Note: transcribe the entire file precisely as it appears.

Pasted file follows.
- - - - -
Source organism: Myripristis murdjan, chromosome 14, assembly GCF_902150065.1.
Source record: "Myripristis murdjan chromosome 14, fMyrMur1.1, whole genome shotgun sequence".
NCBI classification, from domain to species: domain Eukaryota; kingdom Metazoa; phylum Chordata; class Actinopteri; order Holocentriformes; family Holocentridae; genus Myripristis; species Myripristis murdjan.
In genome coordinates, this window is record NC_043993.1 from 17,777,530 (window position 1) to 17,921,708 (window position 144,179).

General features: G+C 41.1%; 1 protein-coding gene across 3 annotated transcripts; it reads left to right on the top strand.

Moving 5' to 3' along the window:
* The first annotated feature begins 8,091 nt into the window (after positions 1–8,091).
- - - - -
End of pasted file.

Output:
Source organism: Myripristis murdjan, chromosome 14, assembly GCF_902150065.1.
Source record: "Myripristis murdjan chromosome 14, fMyrMur1.1, whole genome shotgun sequence".
NCBI classification, from domain to species: domain Eukaryota; kingdom Metazoa; phylum Chordata; class Actinopteri; order Holocentriformes; family Holocentridae; genus Myripristis; species Myripristis murdjan.
In genome coordinates, this window is record NC_043993.1 from 17,777,530 (window position 1) to 17,921,708 (window position 144,179).

General features: G+C 41.1%; 1 protein-coding gene across 3 annotated transcripts; it reads left to right on the top strand.

Moving 5' to 3' along the window:
* The first annotated feature begins 8,091 nt into the window (after positions 1–8,091).